Half the tracks on the Rolling Stones’ first U.S. LP were just such covers: “Carol” (Chuck Berry), “I’m a King Bee” (Slim Harpo), “Can I Get a Witness” (Holland-Dozier-Holland), “I Just Wanna Make Love to You” (Willie Dixon), “Walking the Dog” (Rufus Thomas) and “Route 66” (Bobby Troop, a white writer whose composition had already been recorded by Nat King Cole and Chuck Berry). Their second album featured Berry’s “Around and Around” and “Come On,” as well as Bobby Womack’s “It’s All Over Now,” The Drifters’ “Under the Boardwalk” and Willie Dixon’s “Little Red Rooster.”
The Animals had a big hit with Sam Cooke’s “Bring It On Home to Me,” and great success, live and on record, with John Lee Hooker’s “Boom Boom Boom Boom” and Ray Charles’ “I Believe to My Soul.” Even the Dave Clark Five had a deserved Billboard chart-topper with their soulful version of Berry Gordy’s “Do You Love Me.”
All of these English rockers had completely assimilated African-American pop music, then re-presented it in a way that enabled white Americans to hear it for the first time as it truly was – un-sanitized, sensual and and sexy. Europe had been starved for records from the U.S. throughout World War II and the immediate post-war period. When budding musicians like John, Paul, George and Ringo; Mick, Keith and Brian; the Erics (Burdon and Clapton) and, yes, even Dave Clark and Mike Smith finally got their hands on vinyl from the States in the fifties, they couldn’t stop listening. Their obsession with black American pop, and their reproduction of it, became infectious. White America rediscovered the music, along with its physicality and subversiveness.
Years later, while in college, I realized that British bands' passion for rhythm and blues was similar to French New Wave directors' passion for Hollywood cinema in the late fifties and early sixties. Having had no access to U.S.-made films during the German Occupation, young auteurs like Francois Truffaut and Jean-luc Godard consumed them ravenously after the war, then reintroduced Americans to the cream of the crop with articles in Cahiers du Cinema and with their own movies, filled as they were with homages to Hitchcock, Ford, Hawks, Fuller and Lang, among others.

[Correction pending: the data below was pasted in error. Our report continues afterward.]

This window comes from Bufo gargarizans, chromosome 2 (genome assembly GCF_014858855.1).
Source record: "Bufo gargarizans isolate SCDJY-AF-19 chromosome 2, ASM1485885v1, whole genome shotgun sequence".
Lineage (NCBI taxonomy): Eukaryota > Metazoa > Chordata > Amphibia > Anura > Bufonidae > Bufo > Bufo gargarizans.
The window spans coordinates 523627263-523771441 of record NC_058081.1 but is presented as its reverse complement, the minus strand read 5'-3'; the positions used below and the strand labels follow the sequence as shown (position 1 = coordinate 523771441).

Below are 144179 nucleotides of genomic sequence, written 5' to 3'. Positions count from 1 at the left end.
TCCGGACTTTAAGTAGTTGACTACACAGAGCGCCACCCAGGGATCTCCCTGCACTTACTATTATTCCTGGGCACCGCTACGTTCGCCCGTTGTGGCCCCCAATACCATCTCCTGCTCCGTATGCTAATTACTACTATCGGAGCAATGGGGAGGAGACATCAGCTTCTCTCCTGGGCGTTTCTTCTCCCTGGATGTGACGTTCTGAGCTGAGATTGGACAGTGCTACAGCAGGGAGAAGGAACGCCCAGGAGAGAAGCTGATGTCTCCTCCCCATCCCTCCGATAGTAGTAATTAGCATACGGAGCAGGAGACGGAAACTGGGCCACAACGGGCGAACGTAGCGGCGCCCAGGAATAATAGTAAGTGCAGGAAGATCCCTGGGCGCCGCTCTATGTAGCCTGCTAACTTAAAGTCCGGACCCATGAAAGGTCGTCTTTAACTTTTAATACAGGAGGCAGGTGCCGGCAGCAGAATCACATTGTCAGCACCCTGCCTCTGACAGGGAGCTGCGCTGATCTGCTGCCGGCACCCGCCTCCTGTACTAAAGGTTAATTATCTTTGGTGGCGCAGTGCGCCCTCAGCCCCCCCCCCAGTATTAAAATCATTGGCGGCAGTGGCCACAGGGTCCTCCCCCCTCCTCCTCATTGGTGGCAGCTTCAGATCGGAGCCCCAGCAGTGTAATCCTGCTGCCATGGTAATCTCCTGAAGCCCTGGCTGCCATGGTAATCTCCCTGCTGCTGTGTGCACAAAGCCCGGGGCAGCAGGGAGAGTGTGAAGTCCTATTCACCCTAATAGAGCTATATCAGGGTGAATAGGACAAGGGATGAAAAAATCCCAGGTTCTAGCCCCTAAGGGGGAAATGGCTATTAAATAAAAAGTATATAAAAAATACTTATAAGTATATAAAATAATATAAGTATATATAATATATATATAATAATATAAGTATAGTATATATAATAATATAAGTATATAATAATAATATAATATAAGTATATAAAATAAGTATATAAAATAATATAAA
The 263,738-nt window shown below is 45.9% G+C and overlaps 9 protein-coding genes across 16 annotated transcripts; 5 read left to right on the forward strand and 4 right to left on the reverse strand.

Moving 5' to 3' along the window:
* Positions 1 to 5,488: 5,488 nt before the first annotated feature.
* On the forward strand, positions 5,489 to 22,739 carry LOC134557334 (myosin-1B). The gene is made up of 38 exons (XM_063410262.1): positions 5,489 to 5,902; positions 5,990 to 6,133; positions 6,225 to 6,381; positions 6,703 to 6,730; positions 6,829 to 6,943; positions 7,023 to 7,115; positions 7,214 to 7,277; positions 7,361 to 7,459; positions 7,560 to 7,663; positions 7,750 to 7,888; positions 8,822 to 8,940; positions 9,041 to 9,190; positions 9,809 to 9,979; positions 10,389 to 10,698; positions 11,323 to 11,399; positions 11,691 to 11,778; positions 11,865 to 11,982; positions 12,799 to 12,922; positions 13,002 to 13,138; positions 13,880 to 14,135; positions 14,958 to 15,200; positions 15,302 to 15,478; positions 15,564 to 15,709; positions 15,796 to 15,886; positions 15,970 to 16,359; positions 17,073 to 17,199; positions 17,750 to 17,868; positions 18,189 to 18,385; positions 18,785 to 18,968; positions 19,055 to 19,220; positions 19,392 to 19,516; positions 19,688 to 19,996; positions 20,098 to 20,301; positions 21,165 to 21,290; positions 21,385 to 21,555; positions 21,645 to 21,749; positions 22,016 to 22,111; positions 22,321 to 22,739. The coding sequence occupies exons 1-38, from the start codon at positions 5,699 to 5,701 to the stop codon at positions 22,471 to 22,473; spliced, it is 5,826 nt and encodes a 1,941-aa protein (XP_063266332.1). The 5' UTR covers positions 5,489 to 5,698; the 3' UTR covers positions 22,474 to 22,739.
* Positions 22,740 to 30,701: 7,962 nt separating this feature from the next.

It was inevitable that groundbreaking New Wave filmmakers and British invaders would meet. Expatriate director Richard Lester’s A HARD DAY’S NIGHT, like French films of the period, was shot in black and white and energized with jump cuts. When the Beatles contemplated a documentary about themselves, John Lennon wanted Jean-luc Godard to direct it. Paul preferred Michael Lindsay-Hogg (son of Orson Welles, a god to the New Wave), who ultimately directed LET IT BE. Godard, instead, helmed ONE PLUS ONE/SYMPATHY FOR THE DEVIL with the Rolling Stones.
What early sixties French cinema and English rock ’n’ roll had in common was a new sense of internationalism in the aftermath of World War II. The planet had shrunk. 16 million American men and women lived in Europe for over 3 years during the war, spreading U.S. culture and absorbing that of the continent. This was in sharp contrast to the xenophobia both fueling and fueled by U.S. isolationism between the world wars.
When the Beatles arrived at Idlewild airport on February 7, 1964, regularly scheduled transcontinental jet travel was only five years old. Their PanAm Boeing 707 from London shared the tarmac with large, commercial turboprop planes. The rapid and continuing increase in international mobility also contributed to post war globalism that fused British and American rock and roll.
So did scientific advances. Cold war investment in education, referred to above, increased exponentially when the Soviet Union put Sputnik into space in 1957. And five years later, a mere nineteen months before the Beatles appeared on Ed Sullivan, AT&T and Bell Labs launched Telstar, the world’s first communication satellite. Hard to imagine a world before communications satellites! But that technology was so new, the band would participate in the very first transnational telecast, seen round the world performing “All You Need is Love” live via satellite on June 25, 1967.
By then, three years after Sullivan, the Beatles had changed the world and it had changed them. No longer “disembodied,” their white fans embraced black music and moved from the Twist and the Watusi to writhing at Grateful Dead-driven “acid tests” as well as to the music of the fab four. The boys themselves took LSD and recommended it to one and all. George Harrison wandered the streets of Haight-Ashbury during the “summer of love” while, in England, Paul McCartney helped introduce the world to Jimi Hendrix. John preached “love and peace,” later earning the enmity of J. Edgar Hoover and getting on Richard Nixon’s “enemies list” as an outspoken opponent of the Vietnam War. All the while, the group's music became stunningly bold, as songs incorporated sitars and tablas, orchestras, sound effects, complex time signatures and avant-garde experiments, and they pushed the bounds of existing recording technology.
All of which makes it feel a little weird to celebrate the Beatles’ semi-centennial with cuddly grandpas Paul and Ringo leading us in sing-alongs of the band’s safest songs. Not that there’s anything wrong with that. It’s sweet to watch audience members who clearly fell in love while listening to this tune or that chiming in with such gusto. Delightful to see how deeply the two surviving Beatles love each other and how fondly they recall John and George.
But what I remember is the fab four as agents of change. I remember discovering Motown and Howlin’ Wolf and all kinds of great music because of the Beatles and the Stones. I remember coming to expect that each new record, from “Rubber Soul” on, would take me to places I’d never been. I remember, as a young teen, learning the term “consciousness” from the Beatles, and also learning that it was something to “expand.” I remember getting the idea from them that popular artists grow by taking risks, in and outside of their work. And that risk-taking was a good thing.